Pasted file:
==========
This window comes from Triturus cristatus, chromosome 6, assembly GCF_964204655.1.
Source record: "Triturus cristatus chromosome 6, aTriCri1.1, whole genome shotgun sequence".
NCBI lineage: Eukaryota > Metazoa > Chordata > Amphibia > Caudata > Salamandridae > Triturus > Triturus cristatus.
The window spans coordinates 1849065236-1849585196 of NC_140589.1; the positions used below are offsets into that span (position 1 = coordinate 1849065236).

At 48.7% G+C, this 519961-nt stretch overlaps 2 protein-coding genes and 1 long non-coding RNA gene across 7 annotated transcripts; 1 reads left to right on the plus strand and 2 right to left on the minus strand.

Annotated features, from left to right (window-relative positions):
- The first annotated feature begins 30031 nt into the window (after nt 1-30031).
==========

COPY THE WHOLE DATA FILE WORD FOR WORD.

This window comes from Triturus cristatus, chromosome 6, assembly GCF_964204655.1.
Source record: "Triturus cristatus chromosome 6, aTriCri1.1, whole genome shotgun sequence".
NCBI lineage: Eukaryota > Metazoa > Chordata > Amphibia > Caudata > Salamandridae > Triturus > Triturus cristatus.
The window spans coordinates 1849065236-1849585196 of NC_140589.1; the positions used below are offsets into that span (position 1 = coordinate 1849065236).

At 48.7% G+C, this 519961-nt stretch overlaps 2 protein-coding genes and 1 long non-coding RNA gene across 7 annotated transcripts; 1 reads left to right on the plus strand and 2 right to left on the minus strand.

Annotated features, from left to right (window-relative positions):
- The first annotated feature begins 30031 nt into the window (after nt 1-30031).